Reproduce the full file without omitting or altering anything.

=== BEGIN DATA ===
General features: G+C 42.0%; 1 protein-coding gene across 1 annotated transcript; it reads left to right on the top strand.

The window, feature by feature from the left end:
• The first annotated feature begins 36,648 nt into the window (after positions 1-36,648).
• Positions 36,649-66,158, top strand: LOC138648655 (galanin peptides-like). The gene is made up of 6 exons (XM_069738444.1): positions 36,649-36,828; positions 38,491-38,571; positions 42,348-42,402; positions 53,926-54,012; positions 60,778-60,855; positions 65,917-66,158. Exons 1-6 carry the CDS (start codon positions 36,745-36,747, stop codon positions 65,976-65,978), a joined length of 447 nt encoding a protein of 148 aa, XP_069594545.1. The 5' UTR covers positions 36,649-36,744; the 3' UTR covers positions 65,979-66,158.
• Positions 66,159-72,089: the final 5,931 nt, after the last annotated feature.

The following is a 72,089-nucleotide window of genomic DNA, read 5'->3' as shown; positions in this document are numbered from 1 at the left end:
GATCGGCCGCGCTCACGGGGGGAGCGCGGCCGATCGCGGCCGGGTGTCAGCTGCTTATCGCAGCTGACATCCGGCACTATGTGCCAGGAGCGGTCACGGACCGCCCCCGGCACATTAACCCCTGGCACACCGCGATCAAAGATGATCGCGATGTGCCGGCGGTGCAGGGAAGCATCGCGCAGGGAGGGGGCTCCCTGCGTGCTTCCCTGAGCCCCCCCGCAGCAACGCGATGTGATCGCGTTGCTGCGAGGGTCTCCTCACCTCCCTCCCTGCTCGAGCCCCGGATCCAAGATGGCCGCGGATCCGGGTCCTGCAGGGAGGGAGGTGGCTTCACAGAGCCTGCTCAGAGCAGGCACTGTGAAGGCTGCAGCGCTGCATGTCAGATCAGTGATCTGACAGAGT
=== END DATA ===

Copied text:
General features: G+C 42.0%; 1 protein-coding gene across 1 annotated transcript; it reads left to right on the top strand.

The window, feature by feature from the left end:
• The first annotated feature begins 36,648 nt into the window (after positions 1-36,648).
• Positions 36,649-66,158, top strand: LOC138648655 (galanin peptides-like). The gene is made up of 6 exons (XM_069738444.1): positions 36,649-36,828; positions 38,491-38,571; positions 42,348-42,402; positions 53,926-54,012; positions 60,778-60,855; positions 65,917-66,158. Exons 1-6 carry the CDS (start codon positions 36,745-36,747, stop codon positions 65,976-65,978), a joined length of 447 nt encoding a protein of 148 aa, XP_069594545.1. The 5' UTR covers positions 36,649-36,744; the 3' UTR covers positions 65,979-66,158.
• Positions 66,159-72,089: the final 5,931 nt, after the last annotated feature.

The following is a 72,089-nucleotide window of genomic DNA, read 5'->3' as shown; positions in this document are numbered from 1 at the left end:
GATCGGCCGCGCTCACGGGGGGAGCGCGGCCGATCGCGGCCGGGTGTCAGCTGCTTATCGCAGCTGACATCCGGCACTATGTGCCAGGAGCGGTCACGGACCGCCCCCGGCACATTAACCCCTGGCACACCGCGATCAAAGATGATCGCGATGTGCCGGCGGTGCAGGGAAGCATCGCGCAGGGAGGGGGCTCCCTGCGTGCTTCCCTGAGCCCCCCCGCAGCAACGCGATGTGATCGCGTTGCTGCGAGGGTCTCCTCACCTCCCTCCCTGCTCGAGCCCCGGATCCAAGATGGCCGCGGATCCGGGTCCTGCAGGGAGGGAGGTGGCTTCACAGAGCCTGCTCAGAGCAGGCACTGTGAAGGCTGCAGCGCTGCATGTCAGATCAGTGATCTGACAGAGT